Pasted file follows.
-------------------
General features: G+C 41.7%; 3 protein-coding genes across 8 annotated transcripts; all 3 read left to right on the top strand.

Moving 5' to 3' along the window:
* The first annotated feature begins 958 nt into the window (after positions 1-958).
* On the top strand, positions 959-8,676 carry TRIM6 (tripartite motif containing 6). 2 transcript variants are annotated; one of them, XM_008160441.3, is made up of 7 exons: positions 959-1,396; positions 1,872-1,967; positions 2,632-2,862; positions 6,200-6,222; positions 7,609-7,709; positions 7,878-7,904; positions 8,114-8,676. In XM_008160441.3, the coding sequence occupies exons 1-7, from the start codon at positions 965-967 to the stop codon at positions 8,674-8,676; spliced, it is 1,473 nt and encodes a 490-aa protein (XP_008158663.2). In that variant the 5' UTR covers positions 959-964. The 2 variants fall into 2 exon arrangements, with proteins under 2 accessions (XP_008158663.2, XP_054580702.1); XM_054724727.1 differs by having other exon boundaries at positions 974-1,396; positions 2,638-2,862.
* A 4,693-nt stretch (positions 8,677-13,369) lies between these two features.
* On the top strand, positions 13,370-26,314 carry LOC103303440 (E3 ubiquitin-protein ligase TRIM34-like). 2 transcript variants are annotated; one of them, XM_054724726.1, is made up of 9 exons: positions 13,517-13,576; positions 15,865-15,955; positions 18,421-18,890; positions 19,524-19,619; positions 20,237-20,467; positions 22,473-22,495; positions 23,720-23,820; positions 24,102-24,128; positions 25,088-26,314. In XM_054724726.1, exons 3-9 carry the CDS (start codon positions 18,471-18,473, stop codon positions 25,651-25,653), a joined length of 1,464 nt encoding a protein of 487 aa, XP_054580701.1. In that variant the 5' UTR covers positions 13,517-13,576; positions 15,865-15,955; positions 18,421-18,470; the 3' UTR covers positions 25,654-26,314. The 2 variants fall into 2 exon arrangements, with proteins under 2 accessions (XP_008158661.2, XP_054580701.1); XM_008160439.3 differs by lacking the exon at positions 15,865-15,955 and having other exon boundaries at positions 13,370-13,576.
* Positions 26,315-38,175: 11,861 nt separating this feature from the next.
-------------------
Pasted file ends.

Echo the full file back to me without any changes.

General features: G+C 41.7%; 3 protein-coding genes across 8 annotated transcripts; all 3 read left to right on the top strand.

Moving 5' to 3' along the window:
* The first annotated feature begins 958 nt into the window (after positions 1-958).
* On the top strand, positions 959-8,676 carry TRIM6 (tripartite motif containing 6). 2 transcript variants are annotated; one of them, XM_008160441.3, is made up of 7 exons: positions 959-1,396; positions 1,872-1,967; positions 2,632-2,862; positions 6,200-6,222; positions 7,609-7,709; positions 7,878-7,904; positions 8,114-8,676. In XM_008160441.3, the coding sequence occupies exons 1-7, from the start codon at positions 965-967 to the stop codon at positions 8,674-8,676; spliced, it is 1,473 nt and encodes a 490-aa protein (XP_008158663.2). In that variant the 5' UTR covers positions 959-964. The 2 variants fall into 2 exon arrangements, with proteins under 2 accessions (XP_008158663.2, XP_054580702.1); XM_054724727.1 differs by having other exon boundaries at positions 974-1,396; positions 2,638-2,862.
* A 4,693-nt stretch (positions 8,677-13,369) lies between these two features.
* On the top strand, positions 13,370-26,314 carry LOC103303440 (E3 ubiquitin-protein ligase TRIM34-like). 2 transcript variants are annotated; one of them, XM_054724726.1, is made up of 9 exons: positions 13,517-13,576; positions 15,865-15,955; positions 18,421-18,890; positions 19,524-19,619; positions 20,237-20,467; positions 22,473-22,495; positions 23,720-23,820; positions 24,102-24,128; positions 25,088-26,314. In XM_054724726.1, exons 3-9 carry the CDS (start codon positions 18,471-18,473, stop codon positions 25,651-25,653), a joined length of 1,464 nt encoding a protein of 487 aa, XP_054580701.1. In that variant the 5' UTR covers positions 13,517-13,576; positions 15,865-15,955; positions 18,421-18,470; the 3' UTR covers positions 25,654-26,314. The 2 variants fall into 2 exon arrangements, with proteins under 2 accessions (XP_008158661.2, XP_054580701.1); XM_008160439.3 differs by lacking the exon at positions 15,865-15,955 and having other exon boundaries at positions 13,370-13,576.
* Positions 26,315-38,175: 11,861 nt separating this feature from the next.